de spite

despite

[dih-spahyt]
preposition
1.
in spite of; notwithstanding.
noun
2.
contemptuous treatment; insult.
3.
malice, hatred, or spite.
verb (used with object), despited, despiting.
4.
Obsolete. to anger or annoy (someone) out of spite.
Idioms
5.
in despite of, in spite of; notwithstanding: He was tolerant in despite of his background and education.

Origin:
1250–1300; orig. in despite of; Middle English despit < Old French < Latin dēspectus view from a height, scorn, equivalent to dēspec-, variant stem of dēspicere (see despicable) + -tus suffix of v. action


1. See notwithstanding.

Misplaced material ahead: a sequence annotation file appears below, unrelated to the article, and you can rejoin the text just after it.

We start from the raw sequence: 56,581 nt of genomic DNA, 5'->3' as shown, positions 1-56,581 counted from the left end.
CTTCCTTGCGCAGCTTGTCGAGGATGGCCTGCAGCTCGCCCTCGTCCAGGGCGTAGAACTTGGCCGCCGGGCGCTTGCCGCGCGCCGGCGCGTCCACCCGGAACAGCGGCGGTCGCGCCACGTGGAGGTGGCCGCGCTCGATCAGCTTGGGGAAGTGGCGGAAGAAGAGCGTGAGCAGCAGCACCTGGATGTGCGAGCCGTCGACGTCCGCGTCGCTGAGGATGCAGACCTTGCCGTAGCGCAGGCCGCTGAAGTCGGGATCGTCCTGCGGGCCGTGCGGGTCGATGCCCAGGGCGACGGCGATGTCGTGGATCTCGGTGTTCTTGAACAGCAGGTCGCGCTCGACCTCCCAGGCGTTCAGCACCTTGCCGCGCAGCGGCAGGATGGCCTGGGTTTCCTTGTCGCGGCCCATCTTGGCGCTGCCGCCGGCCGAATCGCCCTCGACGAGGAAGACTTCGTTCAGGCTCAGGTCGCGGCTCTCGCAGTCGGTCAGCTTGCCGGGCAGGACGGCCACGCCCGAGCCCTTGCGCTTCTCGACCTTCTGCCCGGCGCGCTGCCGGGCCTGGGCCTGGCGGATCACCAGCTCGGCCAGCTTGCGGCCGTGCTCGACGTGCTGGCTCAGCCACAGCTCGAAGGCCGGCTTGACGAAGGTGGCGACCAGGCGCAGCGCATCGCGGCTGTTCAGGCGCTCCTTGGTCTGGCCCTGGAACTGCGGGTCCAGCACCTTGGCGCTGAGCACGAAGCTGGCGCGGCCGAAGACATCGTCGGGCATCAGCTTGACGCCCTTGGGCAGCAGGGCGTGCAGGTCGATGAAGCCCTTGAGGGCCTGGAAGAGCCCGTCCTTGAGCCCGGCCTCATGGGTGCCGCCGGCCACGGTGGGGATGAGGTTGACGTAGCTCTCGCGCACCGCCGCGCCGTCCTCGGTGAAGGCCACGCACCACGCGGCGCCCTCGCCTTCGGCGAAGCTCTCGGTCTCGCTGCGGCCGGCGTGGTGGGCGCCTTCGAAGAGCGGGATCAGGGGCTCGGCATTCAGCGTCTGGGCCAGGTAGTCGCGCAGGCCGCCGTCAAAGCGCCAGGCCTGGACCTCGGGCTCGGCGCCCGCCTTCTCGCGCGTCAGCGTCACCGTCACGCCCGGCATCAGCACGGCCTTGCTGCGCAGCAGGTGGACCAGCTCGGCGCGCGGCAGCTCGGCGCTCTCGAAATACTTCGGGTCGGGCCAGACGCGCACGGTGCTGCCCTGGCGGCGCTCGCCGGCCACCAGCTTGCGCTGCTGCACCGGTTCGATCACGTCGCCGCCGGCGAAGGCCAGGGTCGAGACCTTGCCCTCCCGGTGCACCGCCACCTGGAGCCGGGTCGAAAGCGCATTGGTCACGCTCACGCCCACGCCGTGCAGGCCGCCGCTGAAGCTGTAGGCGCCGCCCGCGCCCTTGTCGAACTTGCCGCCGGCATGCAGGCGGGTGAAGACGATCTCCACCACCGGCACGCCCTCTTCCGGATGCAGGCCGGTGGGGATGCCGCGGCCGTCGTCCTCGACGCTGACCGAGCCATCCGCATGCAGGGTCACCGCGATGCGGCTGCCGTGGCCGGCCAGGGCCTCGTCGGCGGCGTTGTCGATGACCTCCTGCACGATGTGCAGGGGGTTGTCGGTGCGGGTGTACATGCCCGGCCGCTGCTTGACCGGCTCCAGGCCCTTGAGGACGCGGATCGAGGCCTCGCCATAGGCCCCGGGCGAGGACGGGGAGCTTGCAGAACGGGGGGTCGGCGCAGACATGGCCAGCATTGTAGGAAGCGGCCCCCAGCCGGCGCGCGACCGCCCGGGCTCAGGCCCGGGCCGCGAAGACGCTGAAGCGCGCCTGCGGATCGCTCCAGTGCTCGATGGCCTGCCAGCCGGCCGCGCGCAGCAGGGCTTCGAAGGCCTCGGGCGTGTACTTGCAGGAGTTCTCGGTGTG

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World English Dictionary
despite (dɪˈspaɪt)
 
prep
1.  in spite of; undeterred by
 
n
2.  archaic contempt; insult
3.  rare (preposition) in despite of in spite of
 
vb
4.  (tr) an archaic word for spite
 
[C13: from Old French despit, from Latin dēspectus contempt; see despise]

Collins English Dictionary - Complete & Unabridged 10th Edition
2009 © William Collins Sons & Co. Ltd. 1979, 1986 © HarperCollins
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Etymonline
Word Origin & History

despite
c.1300, from O.Fr. despit, from L. despectus "a looking down on," from despicere (see despise). The preposition (1593) is short for in despite of (1292), a loan-translation of Fr. en despit de "in contempt of." Almost became despight during 16c. spelling reform.
Online Etymology Dictionary, © 2010 Douglas Harper
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